1. The novel opens as Isabel observes an obviously wealthy couple on a street in Edinburgh; she judges herself harshly for immediately disliking them, then decides to follow them into an art gallery: “She had been wrong to dislike them, and she owed it to them now to find out a little bit more about them. So it was not pure curiosity, even if it looked like it; this was really an exercise in rectifying a mistaken judgment” [p. 6]. What does this wry passage tell us about Isabel? Is her curiosity an admirable trait?
2. Isabel is in love with Jamie, but she feels that the age gap between them—she is fourteen years older than he—means that he will never love her. Is this a reasonable assumption? Is too much made of the age difference—by Cat, by Isabel herself—or is it truly a significant problem?
3. Isabel is putting together an issue of the Review of Applied Ethics on the subject of “character and its implications for moral involvement in the world” [p. 25]. As a philosopher she believes, “You may not be able to create a personality, but you can create a character for yourself” [p. 26]. The question hinges on what is given in us, and what we can change or will about ourselves. Do you think of Isabel as someone who has intentionally created a “character” for herself? Does this involve making moral choices?
4. Isabel thinks of her relationship to Grace, for whom she wants to buy an apartment, in terms of the concept of moral community [pp. 35–6]: Jamie feels that Isabel has no obligation to buy Grace an apartment, even though she can afford it and it would give her pleasure to do so. Likewise, Florence Macreadie has no obligation to offer the flat to Isabel at a lower price, but she does. How does the chain of relations involved in buying the apartment illustrate the concept of moral community?
5. A central issue in the novel has to do with perception—how we observe and interpret the behavior of others. Florence Macreadie observes, and makes assumptions about, the relationship between Isabel and Jamie [p. 68]; Isabel does so as well, about the relationship of Tom Bruce and his fiancée Angie [p. 119]. How accurate are the assumptions here? What is the novel saying about our interest in the private affairs of other people?
6. Cat “was attracted to tall young men with regular features and blond hair. It was a cliché of male beauty, really, and Cat subscribed to it enthusiastically” [p. 56]. What do Cat’s choices in romantic partners tell us about her? Why has Cat rejected Jamie, while preferring Patrick, for instance [pp. 55–61]? Does Isabel’s Darwinian theory regarding human attraction make sense [p. 56]?
7. What does Isabel mean when, after almost accepting the offer of the flat at a reduced price because of Florence Macreadie’s impression that she and Jamie were lovers, she says, "I have learned something about myself" [p. 70]? Was she being unethical in wanting to accept the offer?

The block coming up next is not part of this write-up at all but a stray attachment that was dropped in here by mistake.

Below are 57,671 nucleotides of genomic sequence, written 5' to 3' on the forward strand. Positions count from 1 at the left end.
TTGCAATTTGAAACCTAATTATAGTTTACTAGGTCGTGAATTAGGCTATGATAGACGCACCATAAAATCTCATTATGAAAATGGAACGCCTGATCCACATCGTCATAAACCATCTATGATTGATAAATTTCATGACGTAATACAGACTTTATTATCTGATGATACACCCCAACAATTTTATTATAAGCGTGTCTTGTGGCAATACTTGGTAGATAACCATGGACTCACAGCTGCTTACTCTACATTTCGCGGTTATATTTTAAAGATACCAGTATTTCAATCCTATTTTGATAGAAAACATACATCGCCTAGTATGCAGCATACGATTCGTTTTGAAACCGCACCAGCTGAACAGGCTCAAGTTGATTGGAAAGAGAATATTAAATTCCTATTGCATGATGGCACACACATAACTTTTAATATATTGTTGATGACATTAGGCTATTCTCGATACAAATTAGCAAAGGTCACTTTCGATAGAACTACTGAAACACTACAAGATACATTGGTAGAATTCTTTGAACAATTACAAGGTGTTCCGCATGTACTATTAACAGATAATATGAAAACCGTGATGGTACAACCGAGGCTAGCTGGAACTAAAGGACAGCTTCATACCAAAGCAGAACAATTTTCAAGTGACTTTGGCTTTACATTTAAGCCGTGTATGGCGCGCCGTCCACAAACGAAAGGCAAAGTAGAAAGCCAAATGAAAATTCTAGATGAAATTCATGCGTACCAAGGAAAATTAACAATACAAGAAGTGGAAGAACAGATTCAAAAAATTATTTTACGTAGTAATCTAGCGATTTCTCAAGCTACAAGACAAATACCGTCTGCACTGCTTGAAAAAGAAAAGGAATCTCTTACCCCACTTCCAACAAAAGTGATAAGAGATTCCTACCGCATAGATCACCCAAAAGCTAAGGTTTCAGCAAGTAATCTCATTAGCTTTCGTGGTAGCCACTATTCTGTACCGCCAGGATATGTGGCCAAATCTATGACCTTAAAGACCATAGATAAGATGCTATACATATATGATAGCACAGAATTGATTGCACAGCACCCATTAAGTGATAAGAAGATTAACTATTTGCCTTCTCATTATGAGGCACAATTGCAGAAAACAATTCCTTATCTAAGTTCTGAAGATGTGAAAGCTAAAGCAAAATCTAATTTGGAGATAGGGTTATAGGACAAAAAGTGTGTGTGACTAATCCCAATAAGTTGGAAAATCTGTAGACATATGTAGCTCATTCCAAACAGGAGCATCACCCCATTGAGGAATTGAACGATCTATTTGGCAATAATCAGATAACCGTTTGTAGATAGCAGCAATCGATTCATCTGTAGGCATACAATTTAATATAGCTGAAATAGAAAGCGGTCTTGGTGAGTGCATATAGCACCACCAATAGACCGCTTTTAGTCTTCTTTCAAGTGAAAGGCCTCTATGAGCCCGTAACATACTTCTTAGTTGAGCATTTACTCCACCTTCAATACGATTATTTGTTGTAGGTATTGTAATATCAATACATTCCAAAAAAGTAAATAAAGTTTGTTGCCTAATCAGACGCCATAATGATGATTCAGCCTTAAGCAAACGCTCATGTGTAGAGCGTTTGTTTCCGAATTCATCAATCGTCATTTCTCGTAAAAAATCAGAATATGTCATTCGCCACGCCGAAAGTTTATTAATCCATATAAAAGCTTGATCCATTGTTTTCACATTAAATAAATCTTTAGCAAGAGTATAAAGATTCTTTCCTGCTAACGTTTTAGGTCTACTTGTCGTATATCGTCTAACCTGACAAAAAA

8. What does Isabel experience when she learns of her mother’s affair with a younger man [pp. 96–7, 122–23]? Was Mimi right to tell her about it?
9. In a surprisingly intimate conversation, Florence Macreadie encourages Isabel to have an affair with Jamie, whereas Isabel feels she should proceed cautiously because of the “hazardous conversion of friendship into erotic love” [p. 132]. Grace also raises the subject of Jamie with Isabel [p. 140], as does Mimi [p. 147]. Is it surprising that other women are giving Isabel encouragement, and counseling her that she herself must make the romantic overtures?
10. If you have read the previous two novels in the series, did you assume that a love affair between Isabel and Jamie would ever happen? Read the full text of W. H. Auden’s poem, “A Lullaby,” from which Isabel quotes on page 204. Why does she call it “that most gravely beautiful of poems”?
11. Why does Cat respond so angrily to Isabel’s relationship with Jamie? She insists it is not jealousy she feels, “it’s disgust” [p. 228]. What might be the reasons for Cat’s anger? Are her feelings understandable, or not?
12. Angie, with her acquisitive habits, her insincerity, and her attempt to seduce Jamie, is the villain of the novel. Isabel has a dream that she has murdered Tom to get his money. Think about the contrast the two couples present: Angie is the young fiancée of an older, wealthier man, while Jamie is the boyfriend of an older, wealthier woman. Yet Tom discovers, on meeting Isabel, that he would prefer to be involved with her, not Angie. What qualities might have drawn Tom to Angie originally? Why would he now prefer Isabel?
13. Thinking about the changes she sees in her neighborhood, Isabel thinks, “There were pockets of character, of resistance, that held out against all the forces that would destroy local, small-scale things, even small-scale
countries” [p. 245]. What role do the Edinburgh setting and the Scottish cultural context play in making these
stories a pleasure to read?
14. Isabel worries that she is wrong to give Tom advice about Angie. As Jamie reminds her, she does have a tendency to get involved when she shouldn’t. Does she do so in this novel to the degree she has in the past?
15. How surprising is the final revelation? Earlier Isabel had thought, “She would not hold on to him; she knew that there would come a time when one of them would need to let go—and it would be him. When that time came she would not stop him” [p. 218]. How does the novel’s ending change Isabel’s idea that her love affair with Jamie is temporary? Were you surprised by what happened, or was it as you predicted?
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